I read an article recently bemoaning the lack of technology in the mortgage process and questioning why, in this day and age, market practitioners and stakeholders are still using fax machines and sending information by post.
There were some fair points made in the piece – not least the pace that the conveyancing process can proceed at which makes the journey to exchange/completion often seem so arduous – and there’s no doubting that a lot of the work going on at present is all designed to speed up the ‘legals’. However, beating the market with the ‘lack of technology’ stick doesn’t really seem fair, not least because a lot of technology is utilised when going through the mortgage/home-buying process, and of course using technology is not always the safest route anyway.
Ask anyone who has been a victim of identity fraud, or had their emails hacked which resulted in their deposit money being stolen, on whether they see the greater use of technology as a constant positive and I suspect you’ll get something of a different answer. Indeed, I’ve heard conveyancing firms themselves talk about how much safer it might be for clients to utilise ‘snail mail’ as this cuts down on the ability of fraudsters to hack personal details which could be used to illicit money from clients.
So, while of course I am a positive advocate for technology – especially when it can deliver so much time-saving advantages for all stakeholders – we shouldn’t believe that a ‘technology at all costs’ way of doing things is always going to be the best. Indeed, as mentioned above, in some areas it can be a safer path to use the traditional methods albeit with one eye on a safer, more secure, technology solution that could speed up the process.
There is a lot of talk in the market at present about how technology will pave the way for a far more efficient mortgage/home-buying process and I think we should all be excited about Blockchain, digital mortgages, online property log books, central ID verification and the like. However, for advisers there may also need to be a recognition that larger technology firms might view the mortgage advice market as an opportunity to be explored.
For a number of years now we’ve wondered if the likes of Google, Facebook, Amazon, etc, might wish to move into advice areas and the answer has tended to be no. Clearly, there is a risk and a responsibility that comes with this and it means that technology has been primarily focused on providing product information rather than a more overt advice option.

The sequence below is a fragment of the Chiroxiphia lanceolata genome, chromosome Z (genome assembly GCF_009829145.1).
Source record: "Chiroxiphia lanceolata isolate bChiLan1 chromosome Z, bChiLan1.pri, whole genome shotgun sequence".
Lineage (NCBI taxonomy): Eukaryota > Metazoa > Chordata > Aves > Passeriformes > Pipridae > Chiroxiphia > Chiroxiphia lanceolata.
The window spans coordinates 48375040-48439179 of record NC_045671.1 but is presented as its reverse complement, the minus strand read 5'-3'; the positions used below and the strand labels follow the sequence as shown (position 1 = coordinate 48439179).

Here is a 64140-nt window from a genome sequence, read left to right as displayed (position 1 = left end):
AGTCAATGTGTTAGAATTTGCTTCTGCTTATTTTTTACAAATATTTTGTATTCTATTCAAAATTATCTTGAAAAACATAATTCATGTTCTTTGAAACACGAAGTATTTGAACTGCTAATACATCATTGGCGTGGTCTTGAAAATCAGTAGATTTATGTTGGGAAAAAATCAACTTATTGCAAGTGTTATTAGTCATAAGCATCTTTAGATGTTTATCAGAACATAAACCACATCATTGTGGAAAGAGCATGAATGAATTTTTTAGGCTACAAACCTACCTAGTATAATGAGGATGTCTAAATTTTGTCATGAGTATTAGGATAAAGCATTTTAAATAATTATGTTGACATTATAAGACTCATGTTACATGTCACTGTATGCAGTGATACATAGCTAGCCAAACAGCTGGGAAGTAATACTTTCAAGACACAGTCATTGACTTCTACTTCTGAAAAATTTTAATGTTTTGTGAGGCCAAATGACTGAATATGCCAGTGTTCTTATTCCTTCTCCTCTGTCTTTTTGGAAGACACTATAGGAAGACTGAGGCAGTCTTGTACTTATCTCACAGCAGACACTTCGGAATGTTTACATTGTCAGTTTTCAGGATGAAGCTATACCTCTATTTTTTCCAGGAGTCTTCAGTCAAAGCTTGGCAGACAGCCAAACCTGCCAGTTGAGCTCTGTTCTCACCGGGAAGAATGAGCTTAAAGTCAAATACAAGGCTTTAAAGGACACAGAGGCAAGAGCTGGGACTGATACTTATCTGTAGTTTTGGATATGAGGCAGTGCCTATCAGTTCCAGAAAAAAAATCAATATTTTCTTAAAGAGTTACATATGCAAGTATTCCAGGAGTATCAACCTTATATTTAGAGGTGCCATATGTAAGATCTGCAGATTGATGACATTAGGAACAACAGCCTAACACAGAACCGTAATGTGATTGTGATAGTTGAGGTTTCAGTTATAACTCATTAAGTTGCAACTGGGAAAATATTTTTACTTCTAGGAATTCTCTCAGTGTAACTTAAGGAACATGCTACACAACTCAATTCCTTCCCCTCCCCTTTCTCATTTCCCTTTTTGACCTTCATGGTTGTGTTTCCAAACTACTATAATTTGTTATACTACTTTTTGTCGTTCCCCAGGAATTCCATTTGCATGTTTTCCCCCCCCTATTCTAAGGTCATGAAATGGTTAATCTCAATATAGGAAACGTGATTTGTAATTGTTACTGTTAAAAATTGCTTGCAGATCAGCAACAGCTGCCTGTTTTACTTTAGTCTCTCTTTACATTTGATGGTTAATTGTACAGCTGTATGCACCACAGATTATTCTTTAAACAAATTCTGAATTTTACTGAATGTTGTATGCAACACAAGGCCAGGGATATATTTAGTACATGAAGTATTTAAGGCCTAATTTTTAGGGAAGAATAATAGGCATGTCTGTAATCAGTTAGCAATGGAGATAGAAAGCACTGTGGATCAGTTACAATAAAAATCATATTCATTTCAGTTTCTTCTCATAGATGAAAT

That however might change in the near future, especially when it comes to (what we might term) ‘vanilla mortgages’ which these tech operators might believe can be better delivered through an end-to-end tech solution. The more complex and specialist areas of the mortgage market are likely to be off limits because they require more work, individual understanding and underwriting, and there isn’t necessarily the technology to do this effectively, although of course we should not preclude this from being available in the future.
What we might see therefore is a further split between the mainstream and the specialist, although I would anticipate that more and more clients will be classified as the latter. In a way, and from a technology point of view, we’re already seeing this with ‘robo advice’ propositions being set up and more focused on dealing with ‘vanilla borrowers’. Whether the client themselves wants to go through the whole process via this method is however another point entirely. I’m not convinced they do but if you have something which allows them to start the journey online and then jump off to a human then I suspect you’re covering all bases.
Advisers can’t however legislate for future progress or the financial resources and muscle of a major tech player who wants to truly ‘disrupt’ the market. Look at the change Uber brought about, or indeed Netflix; we cannot think that our market is immune from such an intervention but we can be as prepared as possible, with technology solutions available, to look after those who want to source their mortgage finance in such a way.
The next 10-20 years could herald some major changes to our sector, and while they are unlikely to happen overnight, we can’t think that they won’t happen at all. Keeping one eye on the future, and the march of technology, is therefore vitally important and ensuring you have a flexible and adaptable proposition that can be shifted should it need to respond. Borrowers will continue to need advice but the way they access it might shift – if you can cover all bases you’re likely to be here for the long haul.
Tim Merrey is Head of Software Development at Stonebridge Group